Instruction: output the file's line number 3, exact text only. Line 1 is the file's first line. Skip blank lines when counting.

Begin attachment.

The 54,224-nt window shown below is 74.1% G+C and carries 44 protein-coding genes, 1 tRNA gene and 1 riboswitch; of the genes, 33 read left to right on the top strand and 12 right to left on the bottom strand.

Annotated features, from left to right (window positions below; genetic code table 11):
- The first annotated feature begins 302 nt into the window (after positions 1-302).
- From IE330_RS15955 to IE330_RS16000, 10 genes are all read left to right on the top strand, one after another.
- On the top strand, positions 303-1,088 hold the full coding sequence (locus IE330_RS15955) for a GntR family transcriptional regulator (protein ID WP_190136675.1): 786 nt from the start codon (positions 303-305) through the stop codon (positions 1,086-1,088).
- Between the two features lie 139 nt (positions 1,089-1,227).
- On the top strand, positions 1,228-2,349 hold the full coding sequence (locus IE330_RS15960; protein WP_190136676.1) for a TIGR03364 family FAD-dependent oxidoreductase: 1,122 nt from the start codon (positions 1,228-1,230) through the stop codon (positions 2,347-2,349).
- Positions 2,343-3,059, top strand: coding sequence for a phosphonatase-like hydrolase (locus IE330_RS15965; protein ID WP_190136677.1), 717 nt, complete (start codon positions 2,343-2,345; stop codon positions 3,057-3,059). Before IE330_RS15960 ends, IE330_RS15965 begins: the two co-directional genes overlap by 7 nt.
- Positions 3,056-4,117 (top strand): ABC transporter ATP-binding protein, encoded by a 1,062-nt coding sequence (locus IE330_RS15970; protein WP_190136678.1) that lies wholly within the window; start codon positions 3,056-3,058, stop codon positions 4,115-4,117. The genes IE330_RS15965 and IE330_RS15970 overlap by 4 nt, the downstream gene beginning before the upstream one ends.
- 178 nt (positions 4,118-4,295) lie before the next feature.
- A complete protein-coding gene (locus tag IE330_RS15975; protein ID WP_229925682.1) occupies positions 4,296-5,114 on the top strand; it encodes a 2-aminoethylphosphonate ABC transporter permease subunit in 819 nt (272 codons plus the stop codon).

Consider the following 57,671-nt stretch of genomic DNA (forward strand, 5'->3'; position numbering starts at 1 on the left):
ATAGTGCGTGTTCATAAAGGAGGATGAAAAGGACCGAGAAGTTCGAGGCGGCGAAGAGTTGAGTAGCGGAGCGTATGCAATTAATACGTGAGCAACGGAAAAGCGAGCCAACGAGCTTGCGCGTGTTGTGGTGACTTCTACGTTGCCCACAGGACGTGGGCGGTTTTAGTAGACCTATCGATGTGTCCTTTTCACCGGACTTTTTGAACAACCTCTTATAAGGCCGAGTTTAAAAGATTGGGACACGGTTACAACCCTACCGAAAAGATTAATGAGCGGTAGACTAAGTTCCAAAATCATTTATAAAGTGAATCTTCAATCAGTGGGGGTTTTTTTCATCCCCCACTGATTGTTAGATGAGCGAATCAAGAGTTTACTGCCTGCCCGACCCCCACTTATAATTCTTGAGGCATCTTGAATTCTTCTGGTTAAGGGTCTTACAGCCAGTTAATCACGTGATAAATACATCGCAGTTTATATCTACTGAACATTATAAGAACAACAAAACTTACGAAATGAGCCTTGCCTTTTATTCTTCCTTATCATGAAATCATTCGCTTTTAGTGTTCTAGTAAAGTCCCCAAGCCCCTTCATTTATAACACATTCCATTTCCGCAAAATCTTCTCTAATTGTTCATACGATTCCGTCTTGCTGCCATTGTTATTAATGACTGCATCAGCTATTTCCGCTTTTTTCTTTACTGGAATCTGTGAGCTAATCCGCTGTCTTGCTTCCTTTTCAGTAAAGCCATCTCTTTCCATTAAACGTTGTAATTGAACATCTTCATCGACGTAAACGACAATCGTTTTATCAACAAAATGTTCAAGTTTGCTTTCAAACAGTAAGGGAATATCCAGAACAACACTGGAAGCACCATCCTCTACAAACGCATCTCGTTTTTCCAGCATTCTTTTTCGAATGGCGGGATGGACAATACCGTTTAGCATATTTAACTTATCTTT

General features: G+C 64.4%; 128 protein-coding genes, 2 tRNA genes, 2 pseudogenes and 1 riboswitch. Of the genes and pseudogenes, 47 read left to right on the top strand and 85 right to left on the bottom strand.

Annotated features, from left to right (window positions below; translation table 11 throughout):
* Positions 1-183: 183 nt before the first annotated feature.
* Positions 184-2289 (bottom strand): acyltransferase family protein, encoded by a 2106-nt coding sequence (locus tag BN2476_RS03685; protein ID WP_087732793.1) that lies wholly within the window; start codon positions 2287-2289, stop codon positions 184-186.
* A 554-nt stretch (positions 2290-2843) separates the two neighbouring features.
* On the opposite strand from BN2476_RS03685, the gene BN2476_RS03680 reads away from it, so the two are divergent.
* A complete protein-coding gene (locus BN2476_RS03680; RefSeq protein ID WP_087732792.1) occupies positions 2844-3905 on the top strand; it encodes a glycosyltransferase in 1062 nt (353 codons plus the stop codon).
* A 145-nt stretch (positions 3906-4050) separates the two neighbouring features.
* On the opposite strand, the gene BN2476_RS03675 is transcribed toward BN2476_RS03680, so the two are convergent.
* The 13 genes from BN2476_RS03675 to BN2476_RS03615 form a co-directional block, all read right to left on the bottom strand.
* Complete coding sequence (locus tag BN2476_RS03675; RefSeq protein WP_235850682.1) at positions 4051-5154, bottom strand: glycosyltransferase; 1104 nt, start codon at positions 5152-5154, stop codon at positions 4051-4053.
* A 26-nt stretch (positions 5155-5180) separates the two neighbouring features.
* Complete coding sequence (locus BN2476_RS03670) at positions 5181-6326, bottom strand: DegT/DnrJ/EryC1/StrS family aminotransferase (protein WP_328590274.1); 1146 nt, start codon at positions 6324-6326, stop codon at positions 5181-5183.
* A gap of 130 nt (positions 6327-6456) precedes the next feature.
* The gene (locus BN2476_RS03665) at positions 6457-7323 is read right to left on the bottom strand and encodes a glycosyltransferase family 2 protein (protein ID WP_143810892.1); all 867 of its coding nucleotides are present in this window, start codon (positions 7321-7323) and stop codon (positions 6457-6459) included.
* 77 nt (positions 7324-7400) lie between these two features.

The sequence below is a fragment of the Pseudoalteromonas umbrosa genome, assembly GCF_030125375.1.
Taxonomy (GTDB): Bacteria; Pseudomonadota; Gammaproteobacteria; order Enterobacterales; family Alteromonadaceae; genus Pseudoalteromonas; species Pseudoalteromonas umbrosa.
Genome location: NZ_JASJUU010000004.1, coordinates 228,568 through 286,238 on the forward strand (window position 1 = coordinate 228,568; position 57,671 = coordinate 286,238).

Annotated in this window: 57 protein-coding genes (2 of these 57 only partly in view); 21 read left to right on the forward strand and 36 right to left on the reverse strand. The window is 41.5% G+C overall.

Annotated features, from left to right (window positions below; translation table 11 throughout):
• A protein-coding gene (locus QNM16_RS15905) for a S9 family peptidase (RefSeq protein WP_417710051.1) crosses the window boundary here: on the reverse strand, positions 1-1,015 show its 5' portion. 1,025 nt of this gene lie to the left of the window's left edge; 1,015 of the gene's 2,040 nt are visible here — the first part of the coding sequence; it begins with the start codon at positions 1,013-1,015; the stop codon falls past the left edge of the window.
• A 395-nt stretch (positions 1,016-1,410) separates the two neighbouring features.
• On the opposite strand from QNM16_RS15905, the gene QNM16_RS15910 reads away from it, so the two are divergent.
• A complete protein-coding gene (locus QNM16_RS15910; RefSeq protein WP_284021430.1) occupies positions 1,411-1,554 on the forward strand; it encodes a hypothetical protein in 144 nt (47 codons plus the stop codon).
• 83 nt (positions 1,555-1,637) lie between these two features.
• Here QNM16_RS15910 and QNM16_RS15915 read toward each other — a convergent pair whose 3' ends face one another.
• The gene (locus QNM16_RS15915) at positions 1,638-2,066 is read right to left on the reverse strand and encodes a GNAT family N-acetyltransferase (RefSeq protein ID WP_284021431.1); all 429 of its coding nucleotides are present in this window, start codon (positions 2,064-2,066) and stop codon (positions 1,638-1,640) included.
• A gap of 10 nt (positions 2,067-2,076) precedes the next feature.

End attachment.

- The first annotated feature begins 302 nt into the window (after positions 1-302).